Three emergency service personnel and two local policemen who fought a life and death battle to stop a suicidal woman jumping to her death from cliffs at Galley Hill, Bexhill, have been awarded top national life-saving honours.
PC Ben Woods is to receive a Royal Humane Society testimonial on parchment. And PC Ben Barnatt, ambulance duty officer Giles Adams, emergency care worker Laura Huggett, and paramedic John Middleton are to receive commendations from the Society.
All the rescuers placed themselves in danger but at the end of the day they saved the woman’s lifeDick Wilkinson
Today the five also won the personal praise of Dick Wilkinson, secretary of the Royal Humane Society as he announced the awards at the Society’s London headquarters.
The incident happened in stormy weather on the afternoon of August 30 last year.
Describing what took place Dick Wilkinson said : “The woman, who had cut her arms, was sitting on the edge of the crumbling and unstable 50 ft high cliffs in a force five to six wind and threatening to jump.
“PC Barnatt got within ten feet of her but she refused to talk to him. She did talk to one of the ambulance crew who arrived but kept raising her arms and threatening to jump.
“Then she raised her arms in the air and lost her balance and slipped forward over the edge. PC Woods rushed forward and managed to grab her arm.
“He was then lying on the edge supporting the woman and could himself have been pulled over.
“However, Laura Huggett and John Middleton grabbed his belt and managed to pull him and the woman back from the edge with Giles Adams assisting them.
“All five of them then then moved her to a safe location. But this was an incident which could have gone badly wrong at any time.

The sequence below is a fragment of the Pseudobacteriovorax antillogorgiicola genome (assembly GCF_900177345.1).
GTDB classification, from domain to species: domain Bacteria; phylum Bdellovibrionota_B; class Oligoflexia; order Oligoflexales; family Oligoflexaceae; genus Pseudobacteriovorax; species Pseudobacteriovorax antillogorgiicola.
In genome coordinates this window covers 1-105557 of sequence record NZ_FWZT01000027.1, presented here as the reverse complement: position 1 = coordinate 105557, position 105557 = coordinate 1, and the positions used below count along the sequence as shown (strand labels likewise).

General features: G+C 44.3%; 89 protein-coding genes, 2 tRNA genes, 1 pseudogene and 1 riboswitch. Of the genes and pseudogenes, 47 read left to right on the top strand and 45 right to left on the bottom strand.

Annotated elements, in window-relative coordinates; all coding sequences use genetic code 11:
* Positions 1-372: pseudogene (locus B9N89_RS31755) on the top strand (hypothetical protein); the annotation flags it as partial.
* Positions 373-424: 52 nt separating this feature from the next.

“All the rescuers placed themselves in danger but at the end of the day they saved the woman’s life. They richly deserve the awards they are to receive.”
No date has yet been fixed for presentation of the awards but it is expected to take place in the near future.
The roots of the Royal Humane Society stretch back more than two centuries. Its president is Princess Alexandra and it is the premier national body for honouring bravery in the saving of human life.
It was founded in 1774 by two of the day’s eminent medical men, William Hawes and Thomas Cogan. Their primary motive was to promote techniques of resuscitation.
However, as it emerged that numerous people were prepared to put their own lives at risk to save others, the awards scheme evolved, and today a variety of awards are made depending on the bravery involved.
The Society also awards non health care professionals who perform a successful resuscitation. Since it was set up the Society has considered over 86,000 cases and made over 200,000 awards. The Society is a registered charity which receives no public funding and is dependent on voluntary donations.